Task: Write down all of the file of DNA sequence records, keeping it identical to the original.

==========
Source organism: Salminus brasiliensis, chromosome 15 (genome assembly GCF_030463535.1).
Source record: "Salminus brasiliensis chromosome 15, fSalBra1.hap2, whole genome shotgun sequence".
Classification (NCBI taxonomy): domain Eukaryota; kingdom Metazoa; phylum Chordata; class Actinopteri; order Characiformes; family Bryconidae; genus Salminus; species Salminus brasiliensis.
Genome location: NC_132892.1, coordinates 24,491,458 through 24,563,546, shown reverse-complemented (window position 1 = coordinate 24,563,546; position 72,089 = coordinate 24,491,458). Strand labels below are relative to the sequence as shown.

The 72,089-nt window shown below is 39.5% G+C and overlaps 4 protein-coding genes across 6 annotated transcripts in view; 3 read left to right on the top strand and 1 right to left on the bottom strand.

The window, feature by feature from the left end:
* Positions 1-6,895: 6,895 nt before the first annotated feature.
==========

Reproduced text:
Source organism: Salminus brasiliensis, chromosome 15 (genome assembly GCF_030463535.1).
Source record: "Salminus brasiliensis chromosome 15, fSalBra1.hap2, whole genome shotgun sequence".
Classification (NCBI taxonomy): domain Eukaryota; kingdom Metazoa; phylum Chordata; class Actinopteri; order Characiformes; family Bryconidae; genus Salminus; species Salminus brasiliensis.
Genome location: NC_132892.1, coordinates 24,491,458 through 24,563,546, shown reverse-complemented (window position 1 = coordinate 24,563,546; position 72,089 = coordinate 24,491,458). Strand labels below are relative to the sequence as shown.

The 72,089-nt window shown below is 39.5% G+C and overlaps 4 protein-coding genes across 6 annotated transcripts in view; 3 read left to right on the top strand and 1 right to left on the bottom strand.

The window, feature by feature from the left end:
* Positions 1-6,895: 6,895 nt before the first annotated feature.